Morning sickness is a bit of a misnomer; while morning is the most common time to experience feelings of nausea, morning sickness can be experienced at any point in the day¬†– especially if you are carrying twins. Researchers aren’t entirely sure what causes morning sickness, but there is a general consensus that morning sickness is at least partially related to hCG, (human chorionic gonadotropin), a hormone produced during pregnancy. During a multiple pregnancy, hCG levels are higher than in a singleton pregnancy which explains why episodes of morning sickness tend to be elevated in twin pregnancies. This leaves many moms asking how to cope with morning sickness.

Some women experience morning sickness as waves of nausea that come and go, while others feel queasy all day long. Often these feelings of nausea are accompanied by feelings of lethargy. The good news is that for most women morning sickness peaks around week 9 or 10 and subsides, or at least lessens in intensity, during the second trimester. I found it to be somewhat ironic that the most intense morning sickness I experienced was during the first trimester, when we had not told many people yet about the pregnancy. I had to soldier on and function with little sympathy. By the time the second trimester rolled around and we began telling everyone about the pregnancy, my morning sickness had passed. It was then that I had everyone fussing about me and asking how I was feeling – and I felt great!

If you are still getting acquainted with your toilet bowl, remember that this too shall pass and in the meantime, there are several steps you can take to lessen the intensity:

  1. Have your husband bring you some crackers or toast to eat in bed, before you get up for the day. Okay, so it’s not your romantic breakfast in bed, but there is something to be said for keeping a little food in your stomach at all times.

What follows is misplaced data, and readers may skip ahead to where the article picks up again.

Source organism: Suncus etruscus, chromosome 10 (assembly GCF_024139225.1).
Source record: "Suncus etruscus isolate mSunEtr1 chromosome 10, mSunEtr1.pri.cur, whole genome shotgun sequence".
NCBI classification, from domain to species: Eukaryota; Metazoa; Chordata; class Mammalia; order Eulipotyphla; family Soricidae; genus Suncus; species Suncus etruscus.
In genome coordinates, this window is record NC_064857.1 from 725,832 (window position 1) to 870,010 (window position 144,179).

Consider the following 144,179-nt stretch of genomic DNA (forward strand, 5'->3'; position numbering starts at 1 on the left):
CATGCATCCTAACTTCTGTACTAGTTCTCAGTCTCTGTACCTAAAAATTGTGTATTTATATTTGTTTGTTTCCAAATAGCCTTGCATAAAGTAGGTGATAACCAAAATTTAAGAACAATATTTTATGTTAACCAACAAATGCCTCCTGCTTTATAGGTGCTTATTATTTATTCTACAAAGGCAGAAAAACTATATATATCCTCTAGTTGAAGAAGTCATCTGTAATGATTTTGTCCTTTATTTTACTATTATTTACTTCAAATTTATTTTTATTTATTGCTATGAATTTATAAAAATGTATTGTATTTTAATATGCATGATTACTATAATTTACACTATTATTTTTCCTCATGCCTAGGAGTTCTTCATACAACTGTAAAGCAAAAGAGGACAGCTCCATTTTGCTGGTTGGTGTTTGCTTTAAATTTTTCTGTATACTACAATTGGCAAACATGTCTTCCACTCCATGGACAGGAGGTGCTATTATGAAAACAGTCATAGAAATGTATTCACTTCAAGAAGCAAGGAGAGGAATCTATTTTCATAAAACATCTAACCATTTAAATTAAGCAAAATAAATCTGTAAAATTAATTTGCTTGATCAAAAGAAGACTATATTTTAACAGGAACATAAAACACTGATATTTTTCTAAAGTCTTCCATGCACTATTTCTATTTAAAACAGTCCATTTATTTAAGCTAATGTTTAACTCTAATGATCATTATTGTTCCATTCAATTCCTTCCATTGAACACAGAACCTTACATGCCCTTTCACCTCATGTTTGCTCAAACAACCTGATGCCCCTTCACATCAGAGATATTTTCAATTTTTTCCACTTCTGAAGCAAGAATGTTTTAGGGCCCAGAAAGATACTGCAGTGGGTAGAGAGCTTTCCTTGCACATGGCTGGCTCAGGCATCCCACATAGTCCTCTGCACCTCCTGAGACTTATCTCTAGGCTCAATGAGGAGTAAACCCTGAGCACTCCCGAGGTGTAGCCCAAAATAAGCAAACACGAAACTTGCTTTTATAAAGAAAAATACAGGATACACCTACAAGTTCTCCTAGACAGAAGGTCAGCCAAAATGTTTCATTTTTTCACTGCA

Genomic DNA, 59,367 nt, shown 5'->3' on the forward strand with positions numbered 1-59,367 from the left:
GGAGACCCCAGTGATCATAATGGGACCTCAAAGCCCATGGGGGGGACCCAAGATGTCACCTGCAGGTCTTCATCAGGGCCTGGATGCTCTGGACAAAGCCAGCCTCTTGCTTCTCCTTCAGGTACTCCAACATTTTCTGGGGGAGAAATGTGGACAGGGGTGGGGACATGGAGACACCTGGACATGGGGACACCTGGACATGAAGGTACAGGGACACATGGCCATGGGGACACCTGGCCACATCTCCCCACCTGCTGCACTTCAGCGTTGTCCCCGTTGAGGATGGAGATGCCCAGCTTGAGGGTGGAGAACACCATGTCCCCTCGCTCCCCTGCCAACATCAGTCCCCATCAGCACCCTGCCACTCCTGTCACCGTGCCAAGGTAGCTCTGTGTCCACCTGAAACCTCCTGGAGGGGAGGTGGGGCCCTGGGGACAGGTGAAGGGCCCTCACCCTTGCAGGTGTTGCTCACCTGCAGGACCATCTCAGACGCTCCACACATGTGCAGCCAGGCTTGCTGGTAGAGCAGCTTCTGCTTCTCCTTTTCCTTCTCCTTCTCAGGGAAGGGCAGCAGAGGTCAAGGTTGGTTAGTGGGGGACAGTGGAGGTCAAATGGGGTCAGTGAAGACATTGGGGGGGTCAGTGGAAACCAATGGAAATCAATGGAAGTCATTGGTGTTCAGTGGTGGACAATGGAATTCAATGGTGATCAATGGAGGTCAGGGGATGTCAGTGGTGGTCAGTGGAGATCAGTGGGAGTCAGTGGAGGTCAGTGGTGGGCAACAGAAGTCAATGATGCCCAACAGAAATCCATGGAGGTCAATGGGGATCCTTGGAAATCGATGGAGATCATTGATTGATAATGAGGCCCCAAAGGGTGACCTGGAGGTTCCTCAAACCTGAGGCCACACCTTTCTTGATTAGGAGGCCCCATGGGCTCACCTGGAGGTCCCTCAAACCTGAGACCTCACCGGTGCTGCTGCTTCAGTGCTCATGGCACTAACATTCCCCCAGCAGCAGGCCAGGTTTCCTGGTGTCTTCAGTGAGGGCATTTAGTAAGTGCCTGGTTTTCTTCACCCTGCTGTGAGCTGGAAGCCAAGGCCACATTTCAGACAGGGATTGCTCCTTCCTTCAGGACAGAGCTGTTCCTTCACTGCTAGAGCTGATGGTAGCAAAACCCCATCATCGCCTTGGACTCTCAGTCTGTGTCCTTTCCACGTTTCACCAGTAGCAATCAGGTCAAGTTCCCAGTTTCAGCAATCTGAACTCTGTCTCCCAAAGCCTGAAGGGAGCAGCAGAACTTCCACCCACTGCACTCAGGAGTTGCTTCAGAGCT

2. Have lots of little snacks throughout the day. Continue the good foot you started off on with your crackers in bed. Carry little snacks with you all day and never let yourself get too hungry.
  3. Avoid caffeine, carbonated beverages and fatty or spicy foods. Each of these is thought to make morning sickness worse.
  4. Take your prenatal vitamins with food or speak to your doctor about switching brands. Some women find that certain types of prenatal vitamins make their morning sickness worse.
  5. Seasick wristbands – they may not be the fashion statement of the year, but many woman have found that these acupressure bracelets, which can be purchased at your local pharmacy, successfully control nausea by pushing on the pressure points in the wrist.
  6. If your nausea is severe or if you just can’t keep anything down, see your doctor as dehydration is a concern. Your doctor may be able to prescribe anti nausea pills.
  7. Preggie-pops have worked for several women we know as well.

Do you have a special solution we’ve missed? Please share with us and our readers how you learned to cope with morning sickness.

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